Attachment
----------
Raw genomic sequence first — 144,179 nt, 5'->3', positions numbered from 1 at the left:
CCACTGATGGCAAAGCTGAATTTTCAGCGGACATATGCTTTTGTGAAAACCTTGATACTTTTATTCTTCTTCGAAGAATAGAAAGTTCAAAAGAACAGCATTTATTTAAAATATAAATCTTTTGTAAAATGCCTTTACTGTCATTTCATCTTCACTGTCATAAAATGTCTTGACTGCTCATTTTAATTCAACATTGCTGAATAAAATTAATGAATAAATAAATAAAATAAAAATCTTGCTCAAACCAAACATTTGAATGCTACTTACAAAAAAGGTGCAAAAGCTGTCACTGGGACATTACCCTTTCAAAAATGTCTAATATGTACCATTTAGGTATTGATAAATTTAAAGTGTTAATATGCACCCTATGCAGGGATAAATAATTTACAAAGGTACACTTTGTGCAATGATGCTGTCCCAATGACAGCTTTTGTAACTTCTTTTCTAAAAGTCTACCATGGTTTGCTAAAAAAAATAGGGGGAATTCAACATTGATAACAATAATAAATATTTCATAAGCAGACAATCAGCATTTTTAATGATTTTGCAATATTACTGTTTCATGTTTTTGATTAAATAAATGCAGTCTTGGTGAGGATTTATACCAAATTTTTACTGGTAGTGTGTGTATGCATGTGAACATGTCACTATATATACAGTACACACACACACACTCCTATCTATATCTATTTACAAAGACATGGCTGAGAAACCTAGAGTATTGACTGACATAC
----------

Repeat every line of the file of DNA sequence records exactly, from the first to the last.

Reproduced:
Raw genomic sequence first — 144,179 nt, 5'->3', positions numbered from 1 at the left:
CCACTGATGGCAAAGCTGAATTTTCAGCGGACATATGCTTTTGTGAAAACCTTGATACTTTTATTCTTCTTCGAAGAATAGAAAGTTCAAAAGAACAGCATTTATTTAAAATATAAATCTTTTGTAAAATGCCTTTACTGTCATTTCATCTTCACTGTCATAAAATGTCTTGACTGCTCATTTTAATTCAACATTGCTGAATAAAATTAATGAATAAATAAATAAAATAAAAATCTTGCTCAAACCAAACATTTGAATGCTACTTACAAAAAAGGTGCAAAAGCTGTCACTGGGACATTACCCTTTCAAAAATGTCTAATATGTACCATTTAGGTATTGATAAATTTAAAGTGTTAATATGCACCCTATGCAGGGATAAATAATTTACAAAGGTACACTTTGTGCAATGATGCTGTCCCAATGACAGCTTTTGTAACTTCTTTTCTAAAAGTCTACCATGGTTTGCTAAAAAAAATAGGGGGAATTCAACATTGATAACAATAATAAATATTTCATAAGCAGACAATCAGCATTTTTAATGATTTTGCAATATTACTGTTTCATGTTTTTGATTAAATAAATGCAGTCTTGGTGAGGATTTATACCAAATTTTTACTGGTAGTGTGTGTATGCATGTGAACATGTCACTATATATACAGTACACACACACACACTCCTATCTATATCTATTTACAAAGACATGGCTGAGAAACCTAGAGTATTGACTGACATAC